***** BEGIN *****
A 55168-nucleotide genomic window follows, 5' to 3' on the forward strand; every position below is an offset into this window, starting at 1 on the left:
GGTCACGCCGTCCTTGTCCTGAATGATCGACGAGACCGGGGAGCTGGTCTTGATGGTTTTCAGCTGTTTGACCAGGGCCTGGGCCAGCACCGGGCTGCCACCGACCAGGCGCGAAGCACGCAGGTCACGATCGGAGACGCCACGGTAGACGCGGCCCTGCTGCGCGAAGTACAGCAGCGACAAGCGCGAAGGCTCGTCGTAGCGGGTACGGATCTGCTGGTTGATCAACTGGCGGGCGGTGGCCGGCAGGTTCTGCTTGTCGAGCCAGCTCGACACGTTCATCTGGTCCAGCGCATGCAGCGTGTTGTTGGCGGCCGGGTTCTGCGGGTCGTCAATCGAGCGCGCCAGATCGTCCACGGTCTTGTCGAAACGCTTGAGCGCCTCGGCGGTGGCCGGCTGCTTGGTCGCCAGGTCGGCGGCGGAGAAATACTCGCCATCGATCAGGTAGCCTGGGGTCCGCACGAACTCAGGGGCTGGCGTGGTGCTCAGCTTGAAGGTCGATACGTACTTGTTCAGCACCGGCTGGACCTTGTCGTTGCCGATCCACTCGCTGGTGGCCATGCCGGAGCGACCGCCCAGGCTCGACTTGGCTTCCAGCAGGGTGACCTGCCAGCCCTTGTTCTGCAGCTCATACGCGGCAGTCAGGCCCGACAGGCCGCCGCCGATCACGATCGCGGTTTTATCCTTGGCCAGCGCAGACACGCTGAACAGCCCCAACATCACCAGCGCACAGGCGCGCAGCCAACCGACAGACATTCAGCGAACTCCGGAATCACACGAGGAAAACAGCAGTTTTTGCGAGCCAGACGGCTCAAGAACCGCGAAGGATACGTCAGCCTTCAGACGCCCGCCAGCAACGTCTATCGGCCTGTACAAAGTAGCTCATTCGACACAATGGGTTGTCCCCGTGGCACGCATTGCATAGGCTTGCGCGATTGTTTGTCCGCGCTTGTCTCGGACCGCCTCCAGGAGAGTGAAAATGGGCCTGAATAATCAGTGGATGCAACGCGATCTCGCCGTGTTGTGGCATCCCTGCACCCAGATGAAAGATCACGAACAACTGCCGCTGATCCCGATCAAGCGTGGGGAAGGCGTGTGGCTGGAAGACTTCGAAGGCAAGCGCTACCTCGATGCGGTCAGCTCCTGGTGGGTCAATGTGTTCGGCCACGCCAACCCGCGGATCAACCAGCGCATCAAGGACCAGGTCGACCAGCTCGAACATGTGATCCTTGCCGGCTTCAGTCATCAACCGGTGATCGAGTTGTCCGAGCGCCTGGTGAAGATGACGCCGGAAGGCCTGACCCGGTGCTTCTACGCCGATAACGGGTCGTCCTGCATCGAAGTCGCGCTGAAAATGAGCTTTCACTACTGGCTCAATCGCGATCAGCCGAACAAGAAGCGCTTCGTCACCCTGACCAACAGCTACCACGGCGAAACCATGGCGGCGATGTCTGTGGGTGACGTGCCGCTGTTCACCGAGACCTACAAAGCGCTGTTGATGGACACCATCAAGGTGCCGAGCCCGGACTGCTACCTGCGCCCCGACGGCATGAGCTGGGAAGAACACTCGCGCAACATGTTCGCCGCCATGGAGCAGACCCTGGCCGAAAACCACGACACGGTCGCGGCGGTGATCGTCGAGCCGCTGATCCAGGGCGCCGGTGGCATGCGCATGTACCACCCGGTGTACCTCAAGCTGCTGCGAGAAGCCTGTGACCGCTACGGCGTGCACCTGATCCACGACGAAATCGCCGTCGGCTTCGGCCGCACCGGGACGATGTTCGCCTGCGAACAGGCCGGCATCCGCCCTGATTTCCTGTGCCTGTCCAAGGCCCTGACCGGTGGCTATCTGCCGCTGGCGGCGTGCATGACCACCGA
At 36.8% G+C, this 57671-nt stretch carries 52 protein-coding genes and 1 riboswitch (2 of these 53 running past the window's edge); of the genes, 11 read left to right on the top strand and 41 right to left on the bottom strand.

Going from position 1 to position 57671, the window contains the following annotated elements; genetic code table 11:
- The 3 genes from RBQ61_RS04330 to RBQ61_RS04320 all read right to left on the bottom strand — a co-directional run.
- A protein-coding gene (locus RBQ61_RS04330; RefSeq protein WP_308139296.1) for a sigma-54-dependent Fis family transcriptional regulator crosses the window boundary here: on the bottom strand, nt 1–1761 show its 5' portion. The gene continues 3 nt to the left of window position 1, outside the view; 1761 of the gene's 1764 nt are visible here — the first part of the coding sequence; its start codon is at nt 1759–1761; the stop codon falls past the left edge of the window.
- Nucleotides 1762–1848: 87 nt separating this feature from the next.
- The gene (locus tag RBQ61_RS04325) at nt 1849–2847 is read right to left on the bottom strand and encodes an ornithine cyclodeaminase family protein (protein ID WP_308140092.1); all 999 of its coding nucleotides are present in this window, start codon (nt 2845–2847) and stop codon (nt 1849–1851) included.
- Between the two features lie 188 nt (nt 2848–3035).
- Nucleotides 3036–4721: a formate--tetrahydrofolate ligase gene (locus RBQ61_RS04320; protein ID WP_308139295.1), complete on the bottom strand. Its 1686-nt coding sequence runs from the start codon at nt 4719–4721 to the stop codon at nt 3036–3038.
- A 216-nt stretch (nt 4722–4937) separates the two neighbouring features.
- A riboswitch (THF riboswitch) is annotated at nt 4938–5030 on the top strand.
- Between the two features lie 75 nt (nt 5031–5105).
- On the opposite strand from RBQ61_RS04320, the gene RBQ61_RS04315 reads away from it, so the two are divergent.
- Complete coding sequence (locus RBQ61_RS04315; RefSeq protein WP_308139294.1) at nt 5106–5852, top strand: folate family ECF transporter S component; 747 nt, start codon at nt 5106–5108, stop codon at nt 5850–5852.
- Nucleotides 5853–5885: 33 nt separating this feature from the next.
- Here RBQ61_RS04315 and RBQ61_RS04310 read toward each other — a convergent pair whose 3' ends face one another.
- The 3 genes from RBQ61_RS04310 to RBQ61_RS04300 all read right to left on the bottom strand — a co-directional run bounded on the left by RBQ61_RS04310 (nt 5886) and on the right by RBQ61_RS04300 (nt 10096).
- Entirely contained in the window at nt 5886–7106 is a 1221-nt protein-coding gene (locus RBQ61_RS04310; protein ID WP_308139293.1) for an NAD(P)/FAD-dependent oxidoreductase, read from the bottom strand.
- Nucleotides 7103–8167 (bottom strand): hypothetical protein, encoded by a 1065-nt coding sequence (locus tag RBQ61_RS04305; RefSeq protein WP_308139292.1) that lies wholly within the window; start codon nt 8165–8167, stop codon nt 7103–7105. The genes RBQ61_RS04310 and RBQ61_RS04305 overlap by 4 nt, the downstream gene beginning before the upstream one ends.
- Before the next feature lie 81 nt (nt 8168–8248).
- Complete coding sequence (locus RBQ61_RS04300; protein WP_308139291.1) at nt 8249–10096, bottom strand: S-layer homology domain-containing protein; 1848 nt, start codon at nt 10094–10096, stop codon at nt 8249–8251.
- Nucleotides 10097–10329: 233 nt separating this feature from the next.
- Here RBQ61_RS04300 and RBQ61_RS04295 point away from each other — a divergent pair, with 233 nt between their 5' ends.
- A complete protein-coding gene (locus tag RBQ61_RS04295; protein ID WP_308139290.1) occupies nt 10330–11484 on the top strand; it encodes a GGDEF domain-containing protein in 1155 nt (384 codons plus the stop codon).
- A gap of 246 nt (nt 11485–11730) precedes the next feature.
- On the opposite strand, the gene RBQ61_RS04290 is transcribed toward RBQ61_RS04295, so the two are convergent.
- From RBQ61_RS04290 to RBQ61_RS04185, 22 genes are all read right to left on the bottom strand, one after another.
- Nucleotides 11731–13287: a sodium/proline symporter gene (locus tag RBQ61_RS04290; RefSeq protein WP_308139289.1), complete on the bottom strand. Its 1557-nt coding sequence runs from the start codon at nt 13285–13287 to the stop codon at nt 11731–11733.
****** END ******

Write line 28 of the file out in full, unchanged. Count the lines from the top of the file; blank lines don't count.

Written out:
- From RBQ61_RS04290 to RBQ61_RS04185, 22 genes are all read right to left on the bottom strand, one after another.